Downtown Misfits

Durga Chew-Bose

"When I was young, I said to myself 'I want to move to New York.' I didn't think about what kind of job I would get, it just my goal: moving to New York." It's no wonder that French filmmaker, Céline Danhier's documentary, Blank City, tells a story about an era in New York, that much like her pull towards it, emerged with frenetic and unstoppable momentum. Deserted and dangerous -- what John Waters describes as "frightening...just walking home was like going to war" -- the Lower East Side in the late '70s and early '80s was home to a band of iconoclast artists: Amos Poe, Lizzie Borden, Charlie Ahearn, Jim Jarmusch, Patti Astor, Fab 5 Freddy, Richard Kern, James Nares, Maripol, Nick Zedd, and Susan Seidelman among others. "Straight people were trying to escape New York. The only people who wanted to come to New York were like freaks and crazy people," James Chance, a musician, and key figure in the No Wave Cinema movement, recalls near the beginning of Blank City.

There were no permits, no lighting, there was no money or food, but there was a mythic guy on Houston Street who'd "found" a bunch of Super 8 cameras and was selling them cheaply. The cluster of hard yet nimble and creative misfits, itching to narrate or satirize life, to blur lines, dress in bed-sheet-togas and recreate Ancient Rome in Alphabet City, only grew bigger and bigger. "The Lower East Side was like a film studio... nobody was running it but there was a talent pool of personalities," Glenn O'Brien remembers at the start of Blank City as a scene from Eric Mitchell's The Way It Is plays; a young Vincent Gallo and Steve Buscemi are seen leaning against a wall, plotting, gabbing, smoking cigarettes.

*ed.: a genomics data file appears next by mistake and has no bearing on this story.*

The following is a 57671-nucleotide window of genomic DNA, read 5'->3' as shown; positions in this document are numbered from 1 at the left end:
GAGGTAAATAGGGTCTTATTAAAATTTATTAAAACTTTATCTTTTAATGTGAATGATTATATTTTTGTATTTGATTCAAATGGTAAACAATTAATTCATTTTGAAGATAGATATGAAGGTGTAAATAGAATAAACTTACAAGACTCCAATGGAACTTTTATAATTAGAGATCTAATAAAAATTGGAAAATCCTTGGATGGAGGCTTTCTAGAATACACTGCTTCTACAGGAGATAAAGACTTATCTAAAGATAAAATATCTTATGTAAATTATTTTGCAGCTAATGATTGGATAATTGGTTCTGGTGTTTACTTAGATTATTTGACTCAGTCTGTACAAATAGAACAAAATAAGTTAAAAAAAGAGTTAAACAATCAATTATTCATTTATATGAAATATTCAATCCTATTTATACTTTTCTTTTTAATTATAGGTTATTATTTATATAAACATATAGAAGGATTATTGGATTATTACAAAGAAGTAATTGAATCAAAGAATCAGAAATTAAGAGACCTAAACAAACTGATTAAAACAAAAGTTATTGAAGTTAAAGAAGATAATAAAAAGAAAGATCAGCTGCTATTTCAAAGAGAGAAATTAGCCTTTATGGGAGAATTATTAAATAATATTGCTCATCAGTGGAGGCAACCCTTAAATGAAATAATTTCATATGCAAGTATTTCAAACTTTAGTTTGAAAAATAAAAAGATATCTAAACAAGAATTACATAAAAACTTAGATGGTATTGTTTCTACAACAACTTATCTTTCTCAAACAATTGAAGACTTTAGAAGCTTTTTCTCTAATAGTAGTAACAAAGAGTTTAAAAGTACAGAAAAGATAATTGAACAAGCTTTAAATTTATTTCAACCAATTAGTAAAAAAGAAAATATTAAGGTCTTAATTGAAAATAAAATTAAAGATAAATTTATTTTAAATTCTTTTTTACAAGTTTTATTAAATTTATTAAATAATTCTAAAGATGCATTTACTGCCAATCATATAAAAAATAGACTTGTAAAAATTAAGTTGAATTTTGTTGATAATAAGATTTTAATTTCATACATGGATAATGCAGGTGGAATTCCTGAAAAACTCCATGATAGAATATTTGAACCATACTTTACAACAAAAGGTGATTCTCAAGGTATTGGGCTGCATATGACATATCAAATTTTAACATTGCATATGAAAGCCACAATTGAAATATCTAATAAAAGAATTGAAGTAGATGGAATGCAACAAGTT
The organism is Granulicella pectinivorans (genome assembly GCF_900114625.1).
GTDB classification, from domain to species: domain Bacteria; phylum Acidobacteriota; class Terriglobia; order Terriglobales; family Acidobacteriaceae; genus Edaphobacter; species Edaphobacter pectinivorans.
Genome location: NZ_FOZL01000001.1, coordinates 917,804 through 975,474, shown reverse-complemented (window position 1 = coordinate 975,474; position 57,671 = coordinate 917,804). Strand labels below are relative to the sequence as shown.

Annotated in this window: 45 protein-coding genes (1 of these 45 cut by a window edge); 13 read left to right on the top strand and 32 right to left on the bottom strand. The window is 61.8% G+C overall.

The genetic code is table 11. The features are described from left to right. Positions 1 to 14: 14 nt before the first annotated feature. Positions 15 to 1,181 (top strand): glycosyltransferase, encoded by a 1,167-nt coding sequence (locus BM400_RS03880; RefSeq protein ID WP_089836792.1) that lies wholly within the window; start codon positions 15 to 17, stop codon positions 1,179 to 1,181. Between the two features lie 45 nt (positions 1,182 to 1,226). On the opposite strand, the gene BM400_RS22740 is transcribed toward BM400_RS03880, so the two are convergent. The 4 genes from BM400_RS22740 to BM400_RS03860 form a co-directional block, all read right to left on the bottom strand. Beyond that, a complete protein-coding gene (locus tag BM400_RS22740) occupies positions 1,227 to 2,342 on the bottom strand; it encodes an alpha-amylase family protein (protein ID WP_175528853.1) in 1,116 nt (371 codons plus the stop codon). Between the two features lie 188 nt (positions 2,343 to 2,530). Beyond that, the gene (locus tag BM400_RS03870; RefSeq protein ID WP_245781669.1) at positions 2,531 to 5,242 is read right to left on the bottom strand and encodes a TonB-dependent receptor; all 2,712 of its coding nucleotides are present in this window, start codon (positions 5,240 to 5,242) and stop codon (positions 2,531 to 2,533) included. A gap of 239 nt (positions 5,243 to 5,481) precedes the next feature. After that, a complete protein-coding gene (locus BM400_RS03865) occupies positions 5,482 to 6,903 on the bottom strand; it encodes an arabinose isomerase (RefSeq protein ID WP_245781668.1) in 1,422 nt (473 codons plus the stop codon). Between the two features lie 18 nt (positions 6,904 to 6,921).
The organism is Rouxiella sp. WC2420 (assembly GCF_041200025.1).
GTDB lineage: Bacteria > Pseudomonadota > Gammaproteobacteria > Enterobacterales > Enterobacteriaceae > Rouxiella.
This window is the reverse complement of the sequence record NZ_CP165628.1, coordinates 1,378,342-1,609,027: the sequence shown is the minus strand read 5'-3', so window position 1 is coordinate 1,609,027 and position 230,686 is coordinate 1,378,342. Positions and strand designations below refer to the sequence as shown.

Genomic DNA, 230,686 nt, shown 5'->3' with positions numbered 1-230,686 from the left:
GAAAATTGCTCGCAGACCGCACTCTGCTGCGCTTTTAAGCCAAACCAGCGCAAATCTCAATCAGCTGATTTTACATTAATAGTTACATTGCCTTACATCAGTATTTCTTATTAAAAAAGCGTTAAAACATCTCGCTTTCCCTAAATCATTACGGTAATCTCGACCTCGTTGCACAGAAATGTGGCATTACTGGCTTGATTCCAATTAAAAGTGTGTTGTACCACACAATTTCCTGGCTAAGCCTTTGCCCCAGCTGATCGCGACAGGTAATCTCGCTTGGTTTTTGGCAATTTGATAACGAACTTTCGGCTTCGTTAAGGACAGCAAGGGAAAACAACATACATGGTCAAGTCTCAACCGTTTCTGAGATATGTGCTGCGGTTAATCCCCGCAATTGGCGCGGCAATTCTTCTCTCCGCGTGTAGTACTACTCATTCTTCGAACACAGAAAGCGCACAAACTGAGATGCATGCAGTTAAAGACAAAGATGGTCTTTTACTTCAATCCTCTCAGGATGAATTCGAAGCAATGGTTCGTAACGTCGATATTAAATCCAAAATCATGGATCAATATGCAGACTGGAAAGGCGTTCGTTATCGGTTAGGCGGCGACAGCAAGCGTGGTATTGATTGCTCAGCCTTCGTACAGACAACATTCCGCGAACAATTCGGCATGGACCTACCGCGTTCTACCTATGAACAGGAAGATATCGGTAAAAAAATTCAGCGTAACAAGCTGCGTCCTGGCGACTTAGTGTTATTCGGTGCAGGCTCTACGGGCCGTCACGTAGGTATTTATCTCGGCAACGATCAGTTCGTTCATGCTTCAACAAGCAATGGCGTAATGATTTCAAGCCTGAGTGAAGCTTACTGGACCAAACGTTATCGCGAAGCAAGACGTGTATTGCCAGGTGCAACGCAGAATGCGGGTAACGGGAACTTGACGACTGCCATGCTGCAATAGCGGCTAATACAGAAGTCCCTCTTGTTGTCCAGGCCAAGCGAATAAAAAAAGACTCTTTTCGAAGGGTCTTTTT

"I wanted to show the collaborations from that time. Filmmakers were working with experimental musicians or vanguard artists, and from that they went on create art and open galleries." Danhier says. Speed, both the drug and the rate at which art was produced, as Lydia Lunch notes, was also vital. "You could make a film and show it the next week. It was just shot, edited, shown."

While interviews are pieced together with archival footage, Blank City does not pine for a city that once was. Danhier strikes a balance. While Debbie Harry muses, "I felt like our lives were movies; it was very cinematic," John Lurie looks back at one friend's celebrity climb, bitterly: "Jean-Michel Basquiat was this kid who slept on my floor. We used to have fun. And then he got really rich. And he almost single-handedly turned it into, 'if you don't have money, you're not cool.' Whereas before it was like if you have money you weren't cool. I hate him for that to this day because that attitude ruined a lot of things."

Blank City is thorough yet never assumes completeness -- a narrative catalogue that steers clear of conclusions. And while New York is no longer the same, for Danhier, like for so many, "there's still this energy and everything seems possible."

Blank City opens today at the IFC Center.

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